The Athens Review
Get ready mom and dad. This year's theme for National Fire Safety Month in Athens is, “Make sure you have two ways out of the home.”
Don't worry about memorizing it. By the time Athens Fire Marshall Ronnie Denton, and members of the Athens Fire Department get through drilling that information into your kids, they'll be making sure it sinks into mom and dad's much slower minds, as well.
But pay attention. It could mean the difference between life and tragedy when you're least expecting it.
“We try to take the whole month of October to stress fire safety,” Denton said.
With that in mind, the firefighters will be bringing out the shiny, new ladder truck for the kids to look at, and even sit inside. They'll bring heavy extraction equipment, firefighting suits and pants, and anything else the kids might want to get their mitts on.
On top of that, if they can get your kid off the fire truck, they'll be bringing Sparky, the firehouse “dalmation” imposter, along with them. (In real life he's a real life firefighter named Randall Morris). But even a close look won't reveal the identity of this firefighter clothed in kid-friendly dog wear .
Between having fun and learning, the firefighters will try to impress upon the kids how important it is to have a plan, and that's why they're emphasizing the importance of having two ways out of the house.
“Basically, we want to tell the kids, make sure you have two ways out of the home,” Denton said. “It may be a door and a window.”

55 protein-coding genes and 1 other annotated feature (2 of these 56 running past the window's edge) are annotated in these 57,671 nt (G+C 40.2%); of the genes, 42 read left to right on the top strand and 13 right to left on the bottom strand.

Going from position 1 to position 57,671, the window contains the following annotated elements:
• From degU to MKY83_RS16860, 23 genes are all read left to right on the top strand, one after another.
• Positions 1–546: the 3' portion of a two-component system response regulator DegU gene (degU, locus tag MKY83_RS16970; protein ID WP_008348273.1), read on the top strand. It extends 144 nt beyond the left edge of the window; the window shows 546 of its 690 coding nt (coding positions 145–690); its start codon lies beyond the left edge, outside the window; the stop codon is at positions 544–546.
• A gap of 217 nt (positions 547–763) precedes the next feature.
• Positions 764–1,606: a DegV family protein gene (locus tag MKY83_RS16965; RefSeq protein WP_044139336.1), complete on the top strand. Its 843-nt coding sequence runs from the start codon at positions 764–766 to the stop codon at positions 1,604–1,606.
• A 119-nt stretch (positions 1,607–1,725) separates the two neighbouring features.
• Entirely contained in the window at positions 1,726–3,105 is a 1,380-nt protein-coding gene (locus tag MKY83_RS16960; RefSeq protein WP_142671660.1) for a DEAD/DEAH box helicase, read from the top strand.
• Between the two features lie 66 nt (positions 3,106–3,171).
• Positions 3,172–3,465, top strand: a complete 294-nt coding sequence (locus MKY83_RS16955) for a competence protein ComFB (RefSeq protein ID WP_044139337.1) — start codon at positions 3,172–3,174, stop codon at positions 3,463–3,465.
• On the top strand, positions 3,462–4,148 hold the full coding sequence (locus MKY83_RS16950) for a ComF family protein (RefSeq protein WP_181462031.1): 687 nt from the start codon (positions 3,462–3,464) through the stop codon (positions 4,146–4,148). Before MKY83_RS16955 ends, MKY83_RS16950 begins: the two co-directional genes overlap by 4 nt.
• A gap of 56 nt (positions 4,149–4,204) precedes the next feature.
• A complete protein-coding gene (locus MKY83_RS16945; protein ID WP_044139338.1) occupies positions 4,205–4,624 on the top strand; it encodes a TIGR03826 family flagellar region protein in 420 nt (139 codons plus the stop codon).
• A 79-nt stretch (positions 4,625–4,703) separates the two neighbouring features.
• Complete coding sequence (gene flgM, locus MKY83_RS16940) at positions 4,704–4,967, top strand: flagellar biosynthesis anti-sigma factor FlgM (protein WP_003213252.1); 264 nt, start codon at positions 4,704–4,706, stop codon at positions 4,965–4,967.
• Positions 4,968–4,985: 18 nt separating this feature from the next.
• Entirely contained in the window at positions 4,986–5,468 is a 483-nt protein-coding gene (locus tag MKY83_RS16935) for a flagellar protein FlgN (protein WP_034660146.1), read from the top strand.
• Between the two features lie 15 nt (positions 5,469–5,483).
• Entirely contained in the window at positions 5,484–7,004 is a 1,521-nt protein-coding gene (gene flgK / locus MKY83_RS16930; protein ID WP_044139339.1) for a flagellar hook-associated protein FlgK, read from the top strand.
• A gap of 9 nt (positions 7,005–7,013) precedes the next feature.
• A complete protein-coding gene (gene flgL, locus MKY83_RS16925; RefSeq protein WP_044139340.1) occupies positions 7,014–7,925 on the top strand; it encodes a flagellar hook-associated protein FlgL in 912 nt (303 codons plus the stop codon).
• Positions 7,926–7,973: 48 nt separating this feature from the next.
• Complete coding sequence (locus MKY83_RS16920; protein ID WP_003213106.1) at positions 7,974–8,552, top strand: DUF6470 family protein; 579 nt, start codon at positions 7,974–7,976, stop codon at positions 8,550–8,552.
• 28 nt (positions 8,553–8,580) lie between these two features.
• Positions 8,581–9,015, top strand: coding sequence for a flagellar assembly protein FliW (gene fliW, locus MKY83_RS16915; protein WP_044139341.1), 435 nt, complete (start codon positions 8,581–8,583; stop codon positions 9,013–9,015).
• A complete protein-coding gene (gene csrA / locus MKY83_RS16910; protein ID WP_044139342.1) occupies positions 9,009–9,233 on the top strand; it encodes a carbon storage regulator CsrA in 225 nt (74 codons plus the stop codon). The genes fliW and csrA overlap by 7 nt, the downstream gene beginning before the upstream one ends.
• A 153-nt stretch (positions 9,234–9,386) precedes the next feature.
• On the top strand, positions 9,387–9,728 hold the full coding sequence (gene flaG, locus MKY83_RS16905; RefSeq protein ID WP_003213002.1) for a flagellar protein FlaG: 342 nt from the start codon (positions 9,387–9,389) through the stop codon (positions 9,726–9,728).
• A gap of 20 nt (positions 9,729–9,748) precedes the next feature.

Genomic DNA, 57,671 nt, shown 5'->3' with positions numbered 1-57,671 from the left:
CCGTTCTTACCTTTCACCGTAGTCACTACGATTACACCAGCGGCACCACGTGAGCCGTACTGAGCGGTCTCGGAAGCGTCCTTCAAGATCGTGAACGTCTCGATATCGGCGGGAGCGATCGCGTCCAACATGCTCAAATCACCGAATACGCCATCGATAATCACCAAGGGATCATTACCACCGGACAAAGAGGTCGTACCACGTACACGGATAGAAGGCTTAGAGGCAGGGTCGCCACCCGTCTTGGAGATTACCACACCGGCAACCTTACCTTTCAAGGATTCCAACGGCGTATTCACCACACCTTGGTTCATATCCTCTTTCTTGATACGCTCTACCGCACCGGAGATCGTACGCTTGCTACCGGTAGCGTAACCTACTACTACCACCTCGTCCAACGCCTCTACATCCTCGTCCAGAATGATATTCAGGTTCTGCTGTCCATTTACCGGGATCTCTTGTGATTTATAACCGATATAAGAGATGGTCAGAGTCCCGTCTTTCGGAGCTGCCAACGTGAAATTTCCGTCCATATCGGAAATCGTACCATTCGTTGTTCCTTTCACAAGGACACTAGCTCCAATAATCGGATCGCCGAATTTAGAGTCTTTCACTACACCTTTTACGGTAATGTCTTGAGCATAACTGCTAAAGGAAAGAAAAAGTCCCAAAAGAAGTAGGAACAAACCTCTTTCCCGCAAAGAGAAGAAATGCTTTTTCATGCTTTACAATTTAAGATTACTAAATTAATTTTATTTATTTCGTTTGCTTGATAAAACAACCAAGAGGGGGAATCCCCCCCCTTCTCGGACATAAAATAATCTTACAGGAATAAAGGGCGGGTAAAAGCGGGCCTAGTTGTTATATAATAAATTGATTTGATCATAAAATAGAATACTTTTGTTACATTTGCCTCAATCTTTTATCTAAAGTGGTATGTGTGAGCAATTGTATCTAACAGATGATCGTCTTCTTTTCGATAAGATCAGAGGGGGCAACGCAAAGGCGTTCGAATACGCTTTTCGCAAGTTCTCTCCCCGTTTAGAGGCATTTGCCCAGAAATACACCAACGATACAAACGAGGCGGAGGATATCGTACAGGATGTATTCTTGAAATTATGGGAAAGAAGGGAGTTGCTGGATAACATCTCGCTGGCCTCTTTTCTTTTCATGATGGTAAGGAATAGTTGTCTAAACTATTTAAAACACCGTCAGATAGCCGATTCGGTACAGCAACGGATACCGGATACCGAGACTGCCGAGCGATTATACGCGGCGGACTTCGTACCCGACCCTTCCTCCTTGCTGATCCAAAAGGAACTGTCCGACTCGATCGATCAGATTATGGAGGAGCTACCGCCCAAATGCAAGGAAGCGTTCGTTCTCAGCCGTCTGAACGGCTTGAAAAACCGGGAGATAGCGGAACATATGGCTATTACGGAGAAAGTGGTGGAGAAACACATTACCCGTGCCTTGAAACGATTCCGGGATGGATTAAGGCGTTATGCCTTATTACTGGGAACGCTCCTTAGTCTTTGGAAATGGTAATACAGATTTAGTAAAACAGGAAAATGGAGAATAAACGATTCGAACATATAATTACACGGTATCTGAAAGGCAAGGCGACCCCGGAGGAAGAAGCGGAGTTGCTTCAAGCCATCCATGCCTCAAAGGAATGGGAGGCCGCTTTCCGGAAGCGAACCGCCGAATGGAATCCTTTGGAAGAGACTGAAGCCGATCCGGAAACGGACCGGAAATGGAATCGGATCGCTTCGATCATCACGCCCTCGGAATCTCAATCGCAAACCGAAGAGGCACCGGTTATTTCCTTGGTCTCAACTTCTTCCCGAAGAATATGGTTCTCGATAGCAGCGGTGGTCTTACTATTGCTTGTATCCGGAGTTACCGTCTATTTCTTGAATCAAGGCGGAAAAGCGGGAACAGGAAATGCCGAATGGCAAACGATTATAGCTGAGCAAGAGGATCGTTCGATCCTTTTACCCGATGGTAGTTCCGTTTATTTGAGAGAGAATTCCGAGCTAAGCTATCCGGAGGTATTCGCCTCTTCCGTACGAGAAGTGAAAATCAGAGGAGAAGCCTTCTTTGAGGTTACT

The firefighters wll be emphasizing the importance of having a window a child can master quickly if he, or she, needs to escape.
House fires don't just happen every few years. Firefighters have been especially busy putting out structure fires all over the county this year.
The next thing they'll want to tell your child is to get out of the house as quickly as possible, and once they're out, to stay out, no matter what.
The kids can expect to see the shiny, new ladder truck pull up to their schools, mostly on Fridays, between 8 a.m and 3 p.m.
“Normally, we talk to them in the gym about fire safety, and then we move outside,” Denton said. “We let them get the rescue tools for rescues, and to hold them so they can see how heavy it is,” Denton said.
When they're in the building talking to the kids, they'll have one of the firefighters walk in, so the kids can see he's not a monster.
“He'll gradually put on pants, and talk abut how the pants and the coats protect us. The kids will know his first name, and know that he's not a monster, that he's there to help them. We'll teach them never to run away from the firefighters, letting them know he's there to help them.
After the gradual buildup, this man they know by first name, will put on the headgear and goggles and oxygen mask.
“A lot of times, small kids are scared by the suit, so we build up gradually with a firefighter they know by name.
The kids will also be taught to pay attention to the chirping sounds of their fire alarms, warning their parents that the battery on the alarm is getting low.
They'll be stressing to the kids once again to stay very low when they see smoke. If they get to a door, and put their hand on it, and it's warm, they teach them to get away from it, and go out another direction.
For that reason, Denton said, the kids will be told to always keep their door shut at night.
“You would be surprised how long you can keep a fire on the other side of the door, if it's closed,” he said.
So parents who haven't been paying attention can expect to be pestered into home safety by their children.
After all, somebody's got to do it.
Fire Prevention Week is actually from Oct. 7 to Oct. 13, but Denton says they want to make it a month-long effort, to help bring about awareness to both children and adults.